State of the States: Not much brighter
The picture at the state level reads pretty much the same. Surprisingly, though perhaps not to those who live here, California ranks among the worst in the nation, despite having comprehensive open-government laws on the books for decades (public records since 1968, open meetings since 1953). To be fair, the Sunlight Foundation’s state-by-state survey looked only at the accessibility of records on the Internet; but still, this is the home of Silicon Valley.
“Golden State lawmakers’ efforts to make public information accessible on the Web got a D grade in a report card released by the nonprofit Sunlight Foundation,” the Sacramento Bee reported. “California was one of six states to receive a D rating. Eight states won the highest grade of A, while six flunked.”
The California Public Records Act has long been criticized as “toothless” by FOI advocates here; I reported on this for the San Francisco Bay Guardian back in the late 1990s. Yet California hardly seems worse than the heart of free speech territory itself.
“[E]ven as the Bay Area plays host to a revolution in information sharing, local sunshine advocates bent on protecting the public’s right to know face an uphill battle. At the state level, budget rollbacks threaten to impact agencies’ ability to respond to California Public Records Act inquiries. And when it comes to illuminating the activities of government or tracing how money influences politics in San Francisco, secrecy is still the word of the day.”
Act Locally: The legacy of James Madison
In San Francisco, Sunshine Week is marked with a different sort of report card: the James Madison Freedom of Information Awards, presented by the Freedom of Information Committee of the Society of Professional Journalists’ Northern California chapter. I’ve been a member of the FOI Committee and co-organizer of the awards for 15 of its 28 years, since my time on the Bay Guardian’s FOI beat, and to this day it is one of the most inspiring things I do.
The awards honor local journalists and news media but also private citizens, public officials, attorneys and watchdog groups who fight for the First Amendment and the public’s right to know how its business is conducted.
Freedom of information isn’t a sexy issue, it’s not “bread and butter,” it involves lots of documents and dull commission meetings. But the impact of what we know (or not) about how our governments make decisions and spend our money is very real and very human.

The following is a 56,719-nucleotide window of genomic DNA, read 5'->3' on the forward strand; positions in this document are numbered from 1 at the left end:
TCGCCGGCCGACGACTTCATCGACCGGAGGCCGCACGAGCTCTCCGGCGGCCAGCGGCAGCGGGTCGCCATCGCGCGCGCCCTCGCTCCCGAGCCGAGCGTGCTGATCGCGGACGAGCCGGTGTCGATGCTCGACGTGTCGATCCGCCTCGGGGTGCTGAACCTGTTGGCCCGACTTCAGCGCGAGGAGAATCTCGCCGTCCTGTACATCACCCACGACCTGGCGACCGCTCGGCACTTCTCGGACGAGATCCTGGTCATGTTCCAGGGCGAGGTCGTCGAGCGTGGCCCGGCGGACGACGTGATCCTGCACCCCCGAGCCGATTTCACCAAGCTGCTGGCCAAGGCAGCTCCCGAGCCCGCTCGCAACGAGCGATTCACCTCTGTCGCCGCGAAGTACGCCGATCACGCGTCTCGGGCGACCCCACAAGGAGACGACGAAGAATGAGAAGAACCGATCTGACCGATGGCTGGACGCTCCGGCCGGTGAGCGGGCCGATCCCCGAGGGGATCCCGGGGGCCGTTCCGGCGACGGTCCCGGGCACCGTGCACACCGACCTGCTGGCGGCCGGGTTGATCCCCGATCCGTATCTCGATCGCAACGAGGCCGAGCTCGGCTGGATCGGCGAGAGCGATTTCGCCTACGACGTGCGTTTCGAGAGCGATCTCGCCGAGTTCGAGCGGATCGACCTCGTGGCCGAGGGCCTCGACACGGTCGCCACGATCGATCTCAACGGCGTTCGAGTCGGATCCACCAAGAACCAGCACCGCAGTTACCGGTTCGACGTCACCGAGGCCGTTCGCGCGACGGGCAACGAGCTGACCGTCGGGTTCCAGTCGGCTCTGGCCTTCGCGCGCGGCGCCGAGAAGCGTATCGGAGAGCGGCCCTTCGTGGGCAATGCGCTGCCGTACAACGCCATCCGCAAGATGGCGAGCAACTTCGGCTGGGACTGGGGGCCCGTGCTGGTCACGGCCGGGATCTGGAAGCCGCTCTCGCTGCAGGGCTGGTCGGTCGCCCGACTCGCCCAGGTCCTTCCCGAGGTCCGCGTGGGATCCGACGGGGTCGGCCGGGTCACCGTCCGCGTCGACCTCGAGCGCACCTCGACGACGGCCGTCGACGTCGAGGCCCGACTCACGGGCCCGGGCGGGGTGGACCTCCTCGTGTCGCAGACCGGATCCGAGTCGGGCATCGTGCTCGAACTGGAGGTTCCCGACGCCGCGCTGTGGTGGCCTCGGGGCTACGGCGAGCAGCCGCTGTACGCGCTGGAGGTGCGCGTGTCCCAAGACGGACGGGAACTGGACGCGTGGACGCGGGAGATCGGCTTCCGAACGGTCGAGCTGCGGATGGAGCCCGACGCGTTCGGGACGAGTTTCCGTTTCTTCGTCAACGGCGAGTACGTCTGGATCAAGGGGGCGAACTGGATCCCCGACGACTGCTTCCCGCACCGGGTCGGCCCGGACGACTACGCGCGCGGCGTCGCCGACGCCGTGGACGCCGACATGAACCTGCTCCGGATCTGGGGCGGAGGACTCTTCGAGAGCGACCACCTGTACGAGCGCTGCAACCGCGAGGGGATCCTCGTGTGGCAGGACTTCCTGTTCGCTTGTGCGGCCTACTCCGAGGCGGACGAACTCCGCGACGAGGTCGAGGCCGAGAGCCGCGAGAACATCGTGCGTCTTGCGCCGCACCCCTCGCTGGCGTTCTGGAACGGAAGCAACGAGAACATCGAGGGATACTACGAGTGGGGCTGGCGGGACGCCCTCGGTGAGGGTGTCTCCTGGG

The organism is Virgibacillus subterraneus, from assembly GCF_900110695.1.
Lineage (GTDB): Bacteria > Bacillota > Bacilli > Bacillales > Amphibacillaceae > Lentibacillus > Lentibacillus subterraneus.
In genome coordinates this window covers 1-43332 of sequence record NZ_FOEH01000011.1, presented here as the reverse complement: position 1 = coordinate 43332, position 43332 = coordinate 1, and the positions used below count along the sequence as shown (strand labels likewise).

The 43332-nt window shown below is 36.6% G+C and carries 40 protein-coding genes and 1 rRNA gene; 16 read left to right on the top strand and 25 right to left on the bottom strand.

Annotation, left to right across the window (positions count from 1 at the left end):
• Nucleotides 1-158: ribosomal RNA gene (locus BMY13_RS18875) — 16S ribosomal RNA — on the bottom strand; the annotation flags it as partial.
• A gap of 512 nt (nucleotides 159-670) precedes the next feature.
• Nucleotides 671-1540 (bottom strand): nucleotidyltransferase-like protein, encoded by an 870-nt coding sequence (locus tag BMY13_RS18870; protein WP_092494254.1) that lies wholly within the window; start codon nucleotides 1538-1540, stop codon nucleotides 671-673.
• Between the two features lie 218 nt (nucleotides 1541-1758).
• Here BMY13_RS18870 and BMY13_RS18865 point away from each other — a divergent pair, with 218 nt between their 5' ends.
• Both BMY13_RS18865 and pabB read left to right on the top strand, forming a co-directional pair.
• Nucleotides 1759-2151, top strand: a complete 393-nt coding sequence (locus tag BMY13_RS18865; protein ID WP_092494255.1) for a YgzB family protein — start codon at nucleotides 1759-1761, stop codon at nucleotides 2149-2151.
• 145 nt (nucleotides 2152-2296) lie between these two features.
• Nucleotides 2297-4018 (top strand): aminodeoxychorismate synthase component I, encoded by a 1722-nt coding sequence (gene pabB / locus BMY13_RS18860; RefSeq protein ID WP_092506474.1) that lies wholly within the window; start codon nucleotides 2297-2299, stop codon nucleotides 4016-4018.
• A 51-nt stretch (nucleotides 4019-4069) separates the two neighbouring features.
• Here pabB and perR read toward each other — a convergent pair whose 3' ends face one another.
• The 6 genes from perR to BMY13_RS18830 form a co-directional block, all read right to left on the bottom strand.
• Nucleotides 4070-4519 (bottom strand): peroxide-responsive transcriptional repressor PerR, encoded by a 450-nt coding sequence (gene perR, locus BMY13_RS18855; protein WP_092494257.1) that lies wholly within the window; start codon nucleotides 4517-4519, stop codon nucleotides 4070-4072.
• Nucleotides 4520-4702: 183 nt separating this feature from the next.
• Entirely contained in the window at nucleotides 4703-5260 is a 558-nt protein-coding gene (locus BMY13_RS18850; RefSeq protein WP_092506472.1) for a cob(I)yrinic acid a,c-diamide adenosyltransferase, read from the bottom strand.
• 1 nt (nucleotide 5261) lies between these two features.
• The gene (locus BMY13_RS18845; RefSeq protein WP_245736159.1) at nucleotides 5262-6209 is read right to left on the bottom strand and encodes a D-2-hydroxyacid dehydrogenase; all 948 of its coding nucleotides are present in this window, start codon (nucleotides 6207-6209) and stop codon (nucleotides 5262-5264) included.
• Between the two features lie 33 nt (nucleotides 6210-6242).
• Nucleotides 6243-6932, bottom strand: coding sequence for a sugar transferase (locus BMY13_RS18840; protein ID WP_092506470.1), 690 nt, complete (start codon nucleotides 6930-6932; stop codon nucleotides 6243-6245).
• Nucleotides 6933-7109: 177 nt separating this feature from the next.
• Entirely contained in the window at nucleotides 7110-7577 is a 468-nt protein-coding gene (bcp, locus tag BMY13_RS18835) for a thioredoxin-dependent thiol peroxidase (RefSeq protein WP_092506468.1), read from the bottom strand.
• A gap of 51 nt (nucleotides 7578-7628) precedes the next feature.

Here are some of this year’s winners and their categories:
Berkeley Copwatch (Organization), a volunteer citizen watchdog group, used public records to block a Homeland Security grant for putting an armored military vehicle on the streets of Albany and Berkeley.
Contra Costa Times reporters Malaika Fraley and Matthias Gafni (Professional Journalist) wrote groundbreaking stories that led to changes in how East Bay school districts handle sex abuse allegations.
The Sacramento Bee (News Media) used public records to uncover $54 million in secret assets in the State Parks system.
The California Fair Political Practices Commission (Public Official) demanded and won pre-election disclosure of an anonymous $11 million campaign contribution they called “the largest … ever disclosed as campaign money laundering in California history.”
Seth Rosenfeld (Norwin S. Yoffie Career Achievement Award) spent nearly 30 years fighting and repeatedly defeating the FBI, DOJ and other federal agencies to obtain their files on “subversives” from the 1960s.
You can read all about the winners and their achievements on the SPJ Norcal website. Their stories are inspiration itself. If there’s one thing they prove, it’s that you can fight City Hall … and win.
Fight for open government. And eat consciously.
State-by-State FOI Laws
Sunlight Foundation: “Open Legislative Data Report Card”
Reporters Committee for Freedom of the Press: Open Government Guide (“a complete compendium of information on every state’s open records and open meetings laws”)
Sacramento Bee: “Sunshine Week”